Pemba, and the oil

The city of Pemba has become our new base between adventures. It has also become the base for the rapidly developing oil industry. This town, described in the 2007 Moz Lonley Planet as a “sleepy beach town”, is now full with men that now look somewhat like my dad. Stores catering to oil and oil associates are cropping up everywhere. Roadsides are littered with English advertisements for “easy, safe and convenient” business parks – high selling adjectives up here. Fairly fabulous furniture, appliance and grocery stores are opening up between the tiny convenience stores and shops seemingly each day. We initially thought we’d rent a quiet house on the beach where we could nest for a while – but, those dreams were squashed upon hearing that oil companies now pay upwards of USD 3000 a month for the envisioned cabin. The town, as any resident remarks, is changing rapidly.

Instead, we’ve set up camp in Pemba Bay at the Dive and Bush Camp. Given that this place is South African owned, the camping facilities are near flawless – quite a step up from the side of the road. All meat – most things, for that matter – are imported from South Africa making for some delicious meals (with bacon and feta!). Inevitably, however, this stunts the emergence of local markets that could cater to tourism and oil. Local industry seems to be capped at providing low level labour and an unending stream of tomatoes. The stage seems to be far from set for a balanced end to this oil discovery. But, more on that later.

Pemba remains for the time being, a stunning town. It is located on a peninsula in the Indian Ocean with the 3rd largest bay in the world to the left, and the calm Indian ocean to the left. The water is, on the worst of days, turquoise. The sea is dotted with dhows and canoes heaving massive tuna out of the sea, while the shore is packed full of women harvesting the tidal pools (to within an inch of their lives). I spent a spectacular birthday here learning how to scuba dive (thank you Bryce) with the world’s most laid back instructor. I feel like a tool for having hesitated this long to try it. On my birthday dive, we lucked out. Not only did two turtles swim past the coral wall but, and as we surfaced, a mama and baby humpback swam by while the baby practiced his jumps.  And, all that was done with Charlie Witzel in a wetsuit right beside me! When we weren’t diving, we were able to take kayaks through the mangroves to hunt for crabs and fish while Josa literally jumps between kayaks as we paddle around. She’s becoming a real sea pup.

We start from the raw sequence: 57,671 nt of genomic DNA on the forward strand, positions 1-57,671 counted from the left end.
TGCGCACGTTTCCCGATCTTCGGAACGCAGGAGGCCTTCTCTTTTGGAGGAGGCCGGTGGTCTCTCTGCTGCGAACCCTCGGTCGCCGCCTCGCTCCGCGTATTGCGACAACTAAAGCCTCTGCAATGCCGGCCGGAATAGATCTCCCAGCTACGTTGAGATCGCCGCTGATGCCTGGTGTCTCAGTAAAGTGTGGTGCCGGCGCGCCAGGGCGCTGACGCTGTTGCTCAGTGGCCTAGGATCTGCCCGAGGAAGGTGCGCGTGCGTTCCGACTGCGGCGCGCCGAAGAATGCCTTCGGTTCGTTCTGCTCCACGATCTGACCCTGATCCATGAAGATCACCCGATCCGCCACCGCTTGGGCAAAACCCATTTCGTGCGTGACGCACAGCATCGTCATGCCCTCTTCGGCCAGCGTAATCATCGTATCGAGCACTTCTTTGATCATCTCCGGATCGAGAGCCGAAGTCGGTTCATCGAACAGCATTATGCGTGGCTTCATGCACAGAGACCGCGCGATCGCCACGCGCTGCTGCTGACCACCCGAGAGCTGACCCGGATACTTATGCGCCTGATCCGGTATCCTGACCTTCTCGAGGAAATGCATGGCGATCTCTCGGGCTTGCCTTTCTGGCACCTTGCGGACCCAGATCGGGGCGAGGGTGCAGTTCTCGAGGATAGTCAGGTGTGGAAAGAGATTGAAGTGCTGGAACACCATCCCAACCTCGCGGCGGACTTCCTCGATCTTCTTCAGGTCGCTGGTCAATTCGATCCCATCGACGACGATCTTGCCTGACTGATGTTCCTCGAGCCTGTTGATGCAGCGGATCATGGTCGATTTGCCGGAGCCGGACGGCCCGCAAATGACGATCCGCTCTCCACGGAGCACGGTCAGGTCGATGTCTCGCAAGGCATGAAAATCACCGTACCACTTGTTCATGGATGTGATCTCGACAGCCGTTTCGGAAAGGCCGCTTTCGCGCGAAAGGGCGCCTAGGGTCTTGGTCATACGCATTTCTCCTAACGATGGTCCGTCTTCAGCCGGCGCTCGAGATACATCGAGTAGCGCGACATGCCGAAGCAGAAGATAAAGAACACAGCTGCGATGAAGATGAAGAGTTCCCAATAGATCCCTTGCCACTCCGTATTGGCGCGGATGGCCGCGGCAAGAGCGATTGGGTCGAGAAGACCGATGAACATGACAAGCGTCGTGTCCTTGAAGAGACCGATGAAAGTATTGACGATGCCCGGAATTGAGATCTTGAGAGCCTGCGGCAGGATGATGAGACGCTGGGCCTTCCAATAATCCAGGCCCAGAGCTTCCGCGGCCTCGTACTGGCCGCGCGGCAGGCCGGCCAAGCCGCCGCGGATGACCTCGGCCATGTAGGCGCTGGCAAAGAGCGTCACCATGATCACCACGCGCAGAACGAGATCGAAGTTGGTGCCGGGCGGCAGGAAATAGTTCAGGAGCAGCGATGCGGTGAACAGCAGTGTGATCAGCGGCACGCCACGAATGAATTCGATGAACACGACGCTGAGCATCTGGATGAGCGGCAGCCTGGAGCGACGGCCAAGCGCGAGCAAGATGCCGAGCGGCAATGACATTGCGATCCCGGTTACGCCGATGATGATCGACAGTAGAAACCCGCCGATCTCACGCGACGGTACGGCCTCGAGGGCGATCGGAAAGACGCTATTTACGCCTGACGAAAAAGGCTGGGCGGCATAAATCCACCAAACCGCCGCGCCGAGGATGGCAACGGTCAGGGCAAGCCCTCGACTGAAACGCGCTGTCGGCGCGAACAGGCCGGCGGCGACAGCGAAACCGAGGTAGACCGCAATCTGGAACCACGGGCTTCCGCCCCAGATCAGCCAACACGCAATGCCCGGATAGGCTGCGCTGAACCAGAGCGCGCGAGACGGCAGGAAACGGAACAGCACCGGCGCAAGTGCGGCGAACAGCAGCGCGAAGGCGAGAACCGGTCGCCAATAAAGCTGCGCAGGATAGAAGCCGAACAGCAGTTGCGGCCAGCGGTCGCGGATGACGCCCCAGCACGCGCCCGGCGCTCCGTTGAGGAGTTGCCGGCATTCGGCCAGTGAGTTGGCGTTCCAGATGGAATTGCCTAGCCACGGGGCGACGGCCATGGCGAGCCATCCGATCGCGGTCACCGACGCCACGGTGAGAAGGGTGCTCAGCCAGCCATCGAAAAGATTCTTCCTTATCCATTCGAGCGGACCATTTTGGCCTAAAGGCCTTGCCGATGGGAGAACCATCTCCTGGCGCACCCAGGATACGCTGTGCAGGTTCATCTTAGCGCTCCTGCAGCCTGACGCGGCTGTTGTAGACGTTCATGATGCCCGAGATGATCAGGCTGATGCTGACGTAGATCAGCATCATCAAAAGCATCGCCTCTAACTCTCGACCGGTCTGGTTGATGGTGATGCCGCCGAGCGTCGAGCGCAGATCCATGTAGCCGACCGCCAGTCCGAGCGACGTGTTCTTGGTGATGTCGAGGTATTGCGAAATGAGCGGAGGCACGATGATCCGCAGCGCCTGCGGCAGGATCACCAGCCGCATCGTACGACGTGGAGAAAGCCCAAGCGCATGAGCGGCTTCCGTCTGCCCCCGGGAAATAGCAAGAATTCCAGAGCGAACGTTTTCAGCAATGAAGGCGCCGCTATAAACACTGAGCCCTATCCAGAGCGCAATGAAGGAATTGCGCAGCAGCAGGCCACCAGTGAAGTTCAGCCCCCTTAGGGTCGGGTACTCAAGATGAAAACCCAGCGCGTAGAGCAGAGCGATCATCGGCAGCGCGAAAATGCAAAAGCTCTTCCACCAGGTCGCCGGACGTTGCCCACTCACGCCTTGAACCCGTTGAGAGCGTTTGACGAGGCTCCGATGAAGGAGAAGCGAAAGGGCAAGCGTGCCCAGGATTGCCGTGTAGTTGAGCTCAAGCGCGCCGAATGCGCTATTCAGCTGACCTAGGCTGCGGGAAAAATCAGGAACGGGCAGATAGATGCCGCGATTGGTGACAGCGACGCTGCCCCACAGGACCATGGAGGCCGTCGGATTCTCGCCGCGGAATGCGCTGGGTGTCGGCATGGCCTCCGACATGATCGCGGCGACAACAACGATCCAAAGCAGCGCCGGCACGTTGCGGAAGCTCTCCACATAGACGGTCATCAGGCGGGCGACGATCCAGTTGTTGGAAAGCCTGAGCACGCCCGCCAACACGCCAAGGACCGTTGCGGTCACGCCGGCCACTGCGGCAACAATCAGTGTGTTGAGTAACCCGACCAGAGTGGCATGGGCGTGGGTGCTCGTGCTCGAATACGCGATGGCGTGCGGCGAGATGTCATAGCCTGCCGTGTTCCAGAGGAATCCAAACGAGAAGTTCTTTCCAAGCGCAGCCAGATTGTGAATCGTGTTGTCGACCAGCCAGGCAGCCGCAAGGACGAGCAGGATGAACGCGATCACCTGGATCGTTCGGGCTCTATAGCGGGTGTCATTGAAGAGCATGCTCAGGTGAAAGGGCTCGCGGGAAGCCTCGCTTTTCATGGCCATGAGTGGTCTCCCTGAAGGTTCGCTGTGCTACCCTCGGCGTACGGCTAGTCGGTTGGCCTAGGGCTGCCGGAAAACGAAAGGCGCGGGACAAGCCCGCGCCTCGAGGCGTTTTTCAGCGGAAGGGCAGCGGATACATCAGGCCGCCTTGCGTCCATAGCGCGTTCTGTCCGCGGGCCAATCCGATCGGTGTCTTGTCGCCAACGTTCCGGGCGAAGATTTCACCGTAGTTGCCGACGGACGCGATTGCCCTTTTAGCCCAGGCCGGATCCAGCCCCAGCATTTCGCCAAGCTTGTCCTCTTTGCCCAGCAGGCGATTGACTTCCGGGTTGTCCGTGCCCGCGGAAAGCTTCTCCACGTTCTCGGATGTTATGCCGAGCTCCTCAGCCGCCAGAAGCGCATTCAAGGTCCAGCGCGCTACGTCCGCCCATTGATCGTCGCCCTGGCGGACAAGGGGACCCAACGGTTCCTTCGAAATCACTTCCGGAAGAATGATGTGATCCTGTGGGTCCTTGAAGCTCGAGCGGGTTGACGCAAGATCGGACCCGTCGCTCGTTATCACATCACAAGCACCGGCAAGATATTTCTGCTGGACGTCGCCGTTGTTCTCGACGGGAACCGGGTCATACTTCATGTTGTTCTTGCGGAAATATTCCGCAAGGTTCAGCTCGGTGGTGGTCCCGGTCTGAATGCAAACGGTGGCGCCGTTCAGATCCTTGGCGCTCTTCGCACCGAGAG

Of course, all this feels bittersweet. Our kayaking spot will be turned into a new port next year, and oil tankers will cruise over the dive spots. Baby whales will likely learn to jump elsewhere. One night over drinks, we overheard three perfectly stereotypical Texans discuss where they would build the storage area for the new port on the lodge’s property. Between that and picking up 50 Shades of Grey as the only book available to read here, all that is beautiful and Mozambican feels like it is fading fast. Literally everyone tells us to ditch the idea of tourism and build a “easy, safe, and convenient” hotel that would cater to oil companies. Hardly my vision of living in Africa… But perhaps my vision is too romantic.


Anyway. From here, we set off with Charlie to explore the Quirimbas National Park. More on that next.


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